But it all has to start with the truth. It has to be authentic and come from the heart. And you have to accept that you cannot motivate 100 percent of the people to action 100 percent of the time no matter how compelling you are.
What advice do you have for organizations looking to improve their communication strategies?
Begin with doing your research. Find out what your own people think of you and listen to what they know to find out how you are actually being perceived. Try to learn the surprising things and the difficult things that you may have no clue about as the leadership group.
Talk to your customers. Get a 360-degree view of how the world sees you and then take a hard look at it and say “Is this really us? Is this the story we want to be telling about ourselves? If not – how can we change who we are now to actually become who we aspire to be?”
If you are truly being misperceived, then you can begin to address that. But you cannot create an effective strategy without first facing the truth.
Rapid Fire Round
1. I always thought I’d be…a I actually started out as a preschool teacher many years ago and believe me, learning how to effectively wrangle a group of 3-year-olds is a skill I have found extremely useful in many other settings since!
2. My biggest pet peeve is…people who jump up in the middle of a meeting with no forewarning to take care of something that is now clearly way more important than you, even though they may have asked to see you rather than the other way around. I know sometimes it is unavoidable, but I really appreciate it when someone says “I need to warn you that I currently have a client in crisis so I may have to excuse myself from this meeting briefly to handle it.” Then, when the interruption comes, I know it is for something truly important and crucial, and you get my empathy rather than my resentment.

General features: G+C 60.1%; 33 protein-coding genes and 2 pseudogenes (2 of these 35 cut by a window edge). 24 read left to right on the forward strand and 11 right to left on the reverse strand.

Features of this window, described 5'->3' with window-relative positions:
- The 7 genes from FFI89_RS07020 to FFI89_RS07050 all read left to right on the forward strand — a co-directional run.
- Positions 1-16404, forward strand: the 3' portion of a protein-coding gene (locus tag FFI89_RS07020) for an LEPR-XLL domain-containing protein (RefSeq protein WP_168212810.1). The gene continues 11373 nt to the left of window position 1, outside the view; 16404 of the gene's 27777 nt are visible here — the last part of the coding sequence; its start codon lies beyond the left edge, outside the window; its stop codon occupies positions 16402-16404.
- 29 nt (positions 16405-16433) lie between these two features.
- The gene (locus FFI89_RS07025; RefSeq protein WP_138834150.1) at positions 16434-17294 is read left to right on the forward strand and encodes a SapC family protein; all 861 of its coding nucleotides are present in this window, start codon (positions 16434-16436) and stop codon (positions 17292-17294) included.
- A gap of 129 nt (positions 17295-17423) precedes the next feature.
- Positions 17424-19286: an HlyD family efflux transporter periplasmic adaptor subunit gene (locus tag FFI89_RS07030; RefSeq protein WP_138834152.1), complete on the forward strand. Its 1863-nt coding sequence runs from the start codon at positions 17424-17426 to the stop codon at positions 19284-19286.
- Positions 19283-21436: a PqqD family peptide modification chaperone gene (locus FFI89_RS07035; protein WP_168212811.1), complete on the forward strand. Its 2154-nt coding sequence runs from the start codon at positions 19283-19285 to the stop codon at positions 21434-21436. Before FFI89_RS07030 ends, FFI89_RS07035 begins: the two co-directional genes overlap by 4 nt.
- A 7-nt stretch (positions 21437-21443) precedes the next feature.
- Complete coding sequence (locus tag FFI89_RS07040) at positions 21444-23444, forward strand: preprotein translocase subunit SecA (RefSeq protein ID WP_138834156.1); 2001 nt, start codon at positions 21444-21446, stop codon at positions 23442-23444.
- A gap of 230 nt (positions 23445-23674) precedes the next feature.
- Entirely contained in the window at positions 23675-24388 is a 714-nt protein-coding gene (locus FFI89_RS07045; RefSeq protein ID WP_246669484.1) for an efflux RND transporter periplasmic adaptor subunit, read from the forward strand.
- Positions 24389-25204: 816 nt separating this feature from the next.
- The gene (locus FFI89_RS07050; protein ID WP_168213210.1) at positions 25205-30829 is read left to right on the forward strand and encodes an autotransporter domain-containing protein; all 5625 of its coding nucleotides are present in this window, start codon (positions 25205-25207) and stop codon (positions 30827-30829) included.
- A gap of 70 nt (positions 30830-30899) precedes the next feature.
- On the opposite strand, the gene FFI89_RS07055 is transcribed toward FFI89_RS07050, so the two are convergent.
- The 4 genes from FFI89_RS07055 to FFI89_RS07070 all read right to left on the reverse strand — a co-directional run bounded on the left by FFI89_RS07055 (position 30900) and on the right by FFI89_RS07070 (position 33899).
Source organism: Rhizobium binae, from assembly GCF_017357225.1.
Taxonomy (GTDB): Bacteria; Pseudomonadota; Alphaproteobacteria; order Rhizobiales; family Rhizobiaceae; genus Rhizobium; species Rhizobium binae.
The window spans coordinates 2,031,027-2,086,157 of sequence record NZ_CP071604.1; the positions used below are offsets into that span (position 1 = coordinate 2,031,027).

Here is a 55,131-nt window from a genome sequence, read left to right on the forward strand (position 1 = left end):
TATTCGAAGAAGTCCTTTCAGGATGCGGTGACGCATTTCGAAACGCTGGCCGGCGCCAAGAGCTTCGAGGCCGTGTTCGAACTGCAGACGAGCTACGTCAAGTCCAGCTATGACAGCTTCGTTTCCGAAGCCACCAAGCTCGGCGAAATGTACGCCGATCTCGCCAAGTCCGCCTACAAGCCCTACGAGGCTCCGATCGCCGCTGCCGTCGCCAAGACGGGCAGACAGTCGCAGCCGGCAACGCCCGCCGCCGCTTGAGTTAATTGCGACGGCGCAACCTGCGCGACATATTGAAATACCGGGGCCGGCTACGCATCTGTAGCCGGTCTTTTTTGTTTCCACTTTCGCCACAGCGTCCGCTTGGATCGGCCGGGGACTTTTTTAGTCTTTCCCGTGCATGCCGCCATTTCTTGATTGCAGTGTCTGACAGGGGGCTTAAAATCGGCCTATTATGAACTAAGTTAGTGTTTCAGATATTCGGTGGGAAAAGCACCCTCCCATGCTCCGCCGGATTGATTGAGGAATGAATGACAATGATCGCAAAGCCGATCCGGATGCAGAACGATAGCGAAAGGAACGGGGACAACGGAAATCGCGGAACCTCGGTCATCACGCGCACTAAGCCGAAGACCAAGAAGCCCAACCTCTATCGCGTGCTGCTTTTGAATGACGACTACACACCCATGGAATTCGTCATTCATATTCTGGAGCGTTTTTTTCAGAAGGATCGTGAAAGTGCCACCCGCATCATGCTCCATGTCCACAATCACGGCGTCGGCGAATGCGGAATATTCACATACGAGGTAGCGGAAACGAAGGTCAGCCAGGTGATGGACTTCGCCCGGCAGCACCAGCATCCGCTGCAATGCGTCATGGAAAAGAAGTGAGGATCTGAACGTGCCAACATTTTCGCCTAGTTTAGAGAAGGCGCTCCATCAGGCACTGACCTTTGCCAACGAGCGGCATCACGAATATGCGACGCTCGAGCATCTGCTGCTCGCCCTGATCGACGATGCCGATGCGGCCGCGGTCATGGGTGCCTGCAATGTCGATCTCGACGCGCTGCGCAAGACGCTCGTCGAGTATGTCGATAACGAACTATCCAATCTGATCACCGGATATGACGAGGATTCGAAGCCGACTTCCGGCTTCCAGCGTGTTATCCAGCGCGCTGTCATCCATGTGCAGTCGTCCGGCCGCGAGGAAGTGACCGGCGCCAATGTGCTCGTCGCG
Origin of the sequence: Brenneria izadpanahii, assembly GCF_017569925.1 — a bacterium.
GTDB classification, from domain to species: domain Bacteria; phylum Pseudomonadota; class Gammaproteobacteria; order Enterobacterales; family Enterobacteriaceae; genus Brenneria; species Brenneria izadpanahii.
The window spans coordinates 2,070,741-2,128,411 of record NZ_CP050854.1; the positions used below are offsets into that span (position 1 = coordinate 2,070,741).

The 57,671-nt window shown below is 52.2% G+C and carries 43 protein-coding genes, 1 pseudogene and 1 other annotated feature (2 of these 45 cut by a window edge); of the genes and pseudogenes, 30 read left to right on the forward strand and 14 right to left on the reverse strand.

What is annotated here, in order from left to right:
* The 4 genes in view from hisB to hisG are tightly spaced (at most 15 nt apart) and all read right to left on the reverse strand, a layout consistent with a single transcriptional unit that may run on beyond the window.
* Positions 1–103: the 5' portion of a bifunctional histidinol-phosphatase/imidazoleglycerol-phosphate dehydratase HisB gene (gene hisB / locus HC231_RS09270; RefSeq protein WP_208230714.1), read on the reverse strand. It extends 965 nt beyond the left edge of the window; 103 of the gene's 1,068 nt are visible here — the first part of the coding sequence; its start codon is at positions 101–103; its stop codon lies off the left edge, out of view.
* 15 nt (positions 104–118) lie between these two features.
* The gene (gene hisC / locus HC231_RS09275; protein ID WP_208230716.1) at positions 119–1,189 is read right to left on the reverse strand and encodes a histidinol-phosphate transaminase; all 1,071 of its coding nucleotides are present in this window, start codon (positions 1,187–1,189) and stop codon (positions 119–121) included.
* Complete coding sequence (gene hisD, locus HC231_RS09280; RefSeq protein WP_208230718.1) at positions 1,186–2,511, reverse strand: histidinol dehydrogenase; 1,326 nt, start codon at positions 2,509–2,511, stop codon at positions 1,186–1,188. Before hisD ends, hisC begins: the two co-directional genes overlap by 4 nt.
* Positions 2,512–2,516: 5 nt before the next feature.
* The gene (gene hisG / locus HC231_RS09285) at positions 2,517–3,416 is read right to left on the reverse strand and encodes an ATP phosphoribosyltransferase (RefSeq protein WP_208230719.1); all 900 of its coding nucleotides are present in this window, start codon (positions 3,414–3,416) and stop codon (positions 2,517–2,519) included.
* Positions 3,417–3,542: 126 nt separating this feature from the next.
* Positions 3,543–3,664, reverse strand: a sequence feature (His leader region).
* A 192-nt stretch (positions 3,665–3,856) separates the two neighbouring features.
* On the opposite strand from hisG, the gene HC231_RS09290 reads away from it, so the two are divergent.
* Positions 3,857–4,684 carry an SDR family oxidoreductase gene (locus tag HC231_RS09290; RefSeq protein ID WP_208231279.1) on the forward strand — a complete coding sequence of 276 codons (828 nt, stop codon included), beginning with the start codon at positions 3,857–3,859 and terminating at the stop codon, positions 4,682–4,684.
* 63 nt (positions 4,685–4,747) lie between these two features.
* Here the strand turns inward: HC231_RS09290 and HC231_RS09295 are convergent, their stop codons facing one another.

3. My daily news source is…The New York Times, The Seattle Times, and Geekwire, our online regional tech business news source. I read a lot of other stuff too, but those three I read daily.
4. The thing that gets me up in the morning is…the chance to learn new things and contribute to this region I call home with a team of super smart and creative people. You can’t do better than that.
5. If I could have lunch with anyone, it would be…Hillary Clinton. I would love to help her hone her innovation strategy as she heads into the craziness ahead.
6. My hobbies outside of work include…my newest hobby is ceramics, which I absolutely love. There is nothing more engrossing than taking a lump of clay, putting it in motion on a wheel, and, through hard effort and trial and error, turning it into a bowl or a cup or a vase.
It requires lots of concentration and puts me into the “now” in a way that is like nothing else I have ever done. It can be joyful and frustrating, and is always super challenging. I just started throwing pots a year ago but I know it is going to keep me engaged and learning for decades to come.
I am also a gardener and grow vegetables in raised boxes on the parking strip in front of my house. And no—no one steals my vegetables, although I admit I grow my tomatoes on my back deck! I also love making jams and chutneys for friends and family – I have to brag that my apricot jam is really the best thing you could ever put on a toasted English muffin.